Taxation Law Focus Area

The Taxation Law Focus Area is essential for students contemplating the practice of tax law. Increasingly, students wishing to specialize in the practice of tax law—whether advising in and planning corporate transactions, or estate planning for high net worth individuals, or some other area of tax law practice—are required to obtain an advance degree in taxation, usually a masters degree (LL.M.). The Taxation Law Focus Area provides an indispensable foundation for students planning to pursue an LL.M. in taxation. LL.M. programs are intensive programs focusing on various areas of federal taxation, including of taxation of individuals and business entities, estate and gift taxation, and international taxation. The programs are one year in duration if attended full time. Most programs can also be attended part-time while students are working.

The University of Washington Law School instituted an LL.M. program in the early 1990s, and there is a growing network of Seattle University alumni who have completed it. In addition, Seattle University alumni have attended and obtained degrees from many other LL.M. programs throughout the country, including New York University Law School, Georgetown University Law Center, and the University of Florida Law School.

For students not contemplating an advanced degree, a tax focus is still important for practicing in most small and medium-sized firms, many of which handle the majority of their clients' business and personal matters, including tax issues within a range of business and estate-planning contexts. The three basic tax courses (Individual Income Tax, Gift and Estate Tax, and Corporate and Partnership Tax) equip attorneys to handle all but the most sophisticated issues in these contexts. Furthermore, attorneys who have taken the basic tax courses will be well prepared to acquire advanced tax knowledge through the many tax-oriented periodicals and continuing education programs.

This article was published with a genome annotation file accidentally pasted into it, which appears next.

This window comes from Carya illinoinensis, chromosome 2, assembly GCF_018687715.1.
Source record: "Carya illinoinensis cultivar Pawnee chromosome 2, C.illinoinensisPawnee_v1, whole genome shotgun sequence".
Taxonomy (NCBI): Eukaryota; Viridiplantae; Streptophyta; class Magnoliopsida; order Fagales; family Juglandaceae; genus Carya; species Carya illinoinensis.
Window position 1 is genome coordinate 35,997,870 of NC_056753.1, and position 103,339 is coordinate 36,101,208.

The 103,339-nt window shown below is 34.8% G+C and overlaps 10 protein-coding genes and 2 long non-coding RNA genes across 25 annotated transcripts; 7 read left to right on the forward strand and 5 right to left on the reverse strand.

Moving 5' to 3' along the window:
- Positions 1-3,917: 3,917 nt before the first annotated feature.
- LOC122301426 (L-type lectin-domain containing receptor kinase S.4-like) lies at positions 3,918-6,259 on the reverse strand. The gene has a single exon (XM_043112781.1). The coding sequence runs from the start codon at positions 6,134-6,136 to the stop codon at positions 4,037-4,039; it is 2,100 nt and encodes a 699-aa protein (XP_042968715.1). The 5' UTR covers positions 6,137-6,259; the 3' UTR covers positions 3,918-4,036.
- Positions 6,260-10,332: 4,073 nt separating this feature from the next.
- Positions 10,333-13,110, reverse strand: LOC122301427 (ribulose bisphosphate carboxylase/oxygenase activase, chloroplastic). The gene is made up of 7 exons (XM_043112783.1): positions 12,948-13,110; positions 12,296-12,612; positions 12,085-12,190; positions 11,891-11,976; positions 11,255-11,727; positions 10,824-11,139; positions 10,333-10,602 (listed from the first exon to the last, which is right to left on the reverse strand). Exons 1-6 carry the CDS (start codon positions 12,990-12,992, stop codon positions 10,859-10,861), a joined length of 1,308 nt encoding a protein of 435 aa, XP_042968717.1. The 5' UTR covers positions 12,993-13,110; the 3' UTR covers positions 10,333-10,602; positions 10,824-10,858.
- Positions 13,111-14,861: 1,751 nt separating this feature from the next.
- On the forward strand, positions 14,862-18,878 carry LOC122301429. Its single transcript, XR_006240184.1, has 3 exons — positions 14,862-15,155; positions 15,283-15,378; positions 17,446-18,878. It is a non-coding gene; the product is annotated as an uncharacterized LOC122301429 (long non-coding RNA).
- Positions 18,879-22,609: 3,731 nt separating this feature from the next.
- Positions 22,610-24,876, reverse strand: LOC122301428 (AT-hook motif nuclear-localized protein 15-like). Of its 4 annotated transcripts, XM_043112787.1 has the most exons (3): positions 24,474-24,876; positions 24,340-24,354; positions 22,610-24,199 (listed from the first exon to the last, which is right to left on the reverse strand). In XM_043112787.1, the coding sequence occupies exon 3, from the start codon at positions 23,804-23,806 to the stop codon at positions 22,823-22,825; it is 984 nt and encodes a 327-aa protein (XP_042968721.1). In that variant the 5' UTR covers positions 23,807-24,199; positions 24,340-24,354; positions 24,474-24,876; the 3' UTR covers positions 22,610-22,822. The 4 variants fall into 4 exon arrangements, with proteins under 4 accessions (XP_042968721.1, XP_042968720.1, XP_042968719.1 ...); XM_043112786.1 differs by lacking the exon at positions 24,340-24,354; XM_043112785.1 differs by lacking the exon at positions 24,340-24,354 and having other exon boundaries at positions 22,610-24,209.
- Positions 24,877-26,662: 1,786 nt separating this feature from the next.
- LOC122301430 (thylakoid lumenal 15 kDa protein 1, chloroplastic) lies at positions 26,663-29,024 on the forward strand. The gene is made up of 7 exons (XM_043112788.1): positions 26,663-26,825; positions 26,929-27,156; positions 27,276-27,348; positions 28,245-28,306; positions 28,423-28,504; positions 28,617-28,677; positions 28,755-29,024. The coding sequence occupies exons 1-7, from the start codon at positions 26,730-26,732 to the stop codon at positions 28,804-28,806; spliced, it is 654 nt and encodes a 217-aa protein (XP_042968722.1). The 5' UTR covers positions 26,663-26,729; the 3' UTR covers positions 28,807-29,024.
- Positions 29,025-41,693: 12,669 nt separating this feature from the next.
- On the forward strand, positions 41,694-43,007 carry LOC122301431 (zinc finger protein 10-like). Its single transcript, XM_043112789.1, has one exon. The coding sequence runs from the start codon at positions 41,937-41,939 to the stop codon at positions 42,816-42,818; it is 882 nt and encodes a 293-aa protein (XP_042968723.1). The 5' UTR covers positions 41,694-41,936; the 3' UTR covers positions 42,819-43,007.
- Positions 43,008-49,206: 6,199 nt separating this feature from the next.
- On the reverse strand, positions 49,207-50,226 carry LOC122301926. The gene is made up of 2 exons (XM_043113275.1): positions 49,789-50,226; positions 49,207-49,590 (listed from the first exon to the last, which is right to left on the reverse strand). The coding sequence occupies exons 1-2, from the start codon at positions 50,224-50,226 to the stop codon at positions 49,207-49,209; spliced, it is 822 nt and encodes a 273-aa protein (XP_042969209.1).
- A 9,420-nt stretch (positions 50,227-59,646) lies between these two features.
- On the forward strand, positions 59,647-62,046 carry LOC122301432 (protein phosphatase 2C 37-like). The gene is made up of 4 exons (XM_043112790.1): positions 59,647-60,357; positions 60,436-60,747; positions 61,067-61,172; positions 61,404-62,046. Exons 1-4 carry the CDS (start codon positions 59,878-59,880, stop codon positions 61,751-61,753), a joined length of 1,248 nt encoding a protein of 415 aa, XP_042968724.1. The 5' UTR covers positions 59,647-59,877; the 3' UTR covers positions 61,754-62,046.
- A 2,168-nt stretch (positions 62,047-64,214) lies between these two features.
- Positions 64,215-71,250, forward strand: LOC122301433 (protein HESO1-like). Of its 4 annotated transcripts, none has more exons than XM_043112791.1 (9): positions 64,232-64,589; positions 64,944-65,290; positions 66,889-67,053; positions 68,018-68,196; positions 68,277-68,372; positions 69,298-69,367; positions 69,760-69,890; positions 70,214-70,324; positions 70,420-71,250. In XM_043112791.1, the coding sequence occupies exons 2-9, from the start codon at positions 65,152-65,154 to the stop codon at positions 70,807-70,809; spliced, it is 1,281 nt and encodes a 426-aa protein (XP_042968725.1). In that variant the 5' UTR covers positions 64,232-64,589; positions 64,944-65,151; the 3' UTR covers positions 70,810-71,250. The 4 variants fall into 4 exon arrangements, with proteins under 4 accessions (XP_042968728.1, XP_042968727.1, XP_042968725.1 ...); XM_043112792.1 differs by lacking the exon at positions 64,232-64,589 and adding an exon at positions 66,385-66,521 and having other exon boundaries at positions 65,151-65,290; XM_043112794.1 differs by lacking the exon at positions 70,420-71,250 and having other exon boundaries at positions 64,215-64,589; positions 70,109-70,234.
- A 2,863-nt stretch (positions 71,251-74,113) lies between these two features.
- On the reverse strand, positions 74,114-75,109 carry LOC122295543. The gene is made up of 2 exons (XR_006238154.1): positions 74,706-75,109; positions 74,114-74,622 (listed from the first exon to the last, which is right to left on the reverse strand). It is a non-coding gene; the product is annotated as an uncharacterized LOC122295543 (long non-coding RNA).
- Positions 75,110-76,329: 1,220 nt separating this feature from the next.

The bedrock foundational course for the Tax Law Focus Area is Individual Income Tax. Building on that course are additional foundational courses including Gift and Estate Tax and Corporate and Partnership Tax. These courses then act as prerequisites for the tax-planning skills courses (Business Planning and Estate Planning). The foundational tax courses—Individual Income Tax, Corporate and Partnership Tax, and Gift and Estate Tax—should be taken in the second year. This will allow students to take the more advanced tax electives and related courses thereafter.

Focus Area Faculty

Career Faculty
John Eason Taxation of Charitable (Non-profit) Organizations
Lily Kahng* Corporate and Partnership Tax, Individual Income Tax, Tax Policy Seminar
Diane Dick Corporate and Partnership Tax

* Focus Area Chair

Adjunct Faculty
Judd Marten Estate Planning, Gift and Estate Tax

Focus Area Requirements

Plan the completion of your focus area with a focus area tracking form.

Course Descriptions

Foundational Courses (all courses required)

  • Individual Income Tax (4 cr)
  • Corporate/Partnership Tax (4 cr)
  • Gift & Estate Tax (3 cr)

Skills Component Courses (at least one required)

  • Estate Planning (3 cr)
  • Not-for-Profit Clinic (2 cr)

[If a student takes both Business Planning and Estate Planning, one can be counted toward the skills requirement and the other can count toward the elective requirements. The same course cannot count as both a skills course and an elective.]

Elective Courses (at least two courses required)

  • Estate Planning (3 cr)
  • International Taxation (3 cr)
  • State and Local Tax (3 cr)
  • Taxation of Charitable (Non-profit) Organizations (2 cr)
  • Tax Policy Seminar (2 cr)

Additional Related Courses

These courses are not part of the focus area but are sufficiently related that students might wish to take one or more of these in conjunction with the focus:

  • Business Entities
  • Community Property
  • Family Dissolution
  • Trusts and Estates
  • UCC Sales and Secured Transactions

Student Studying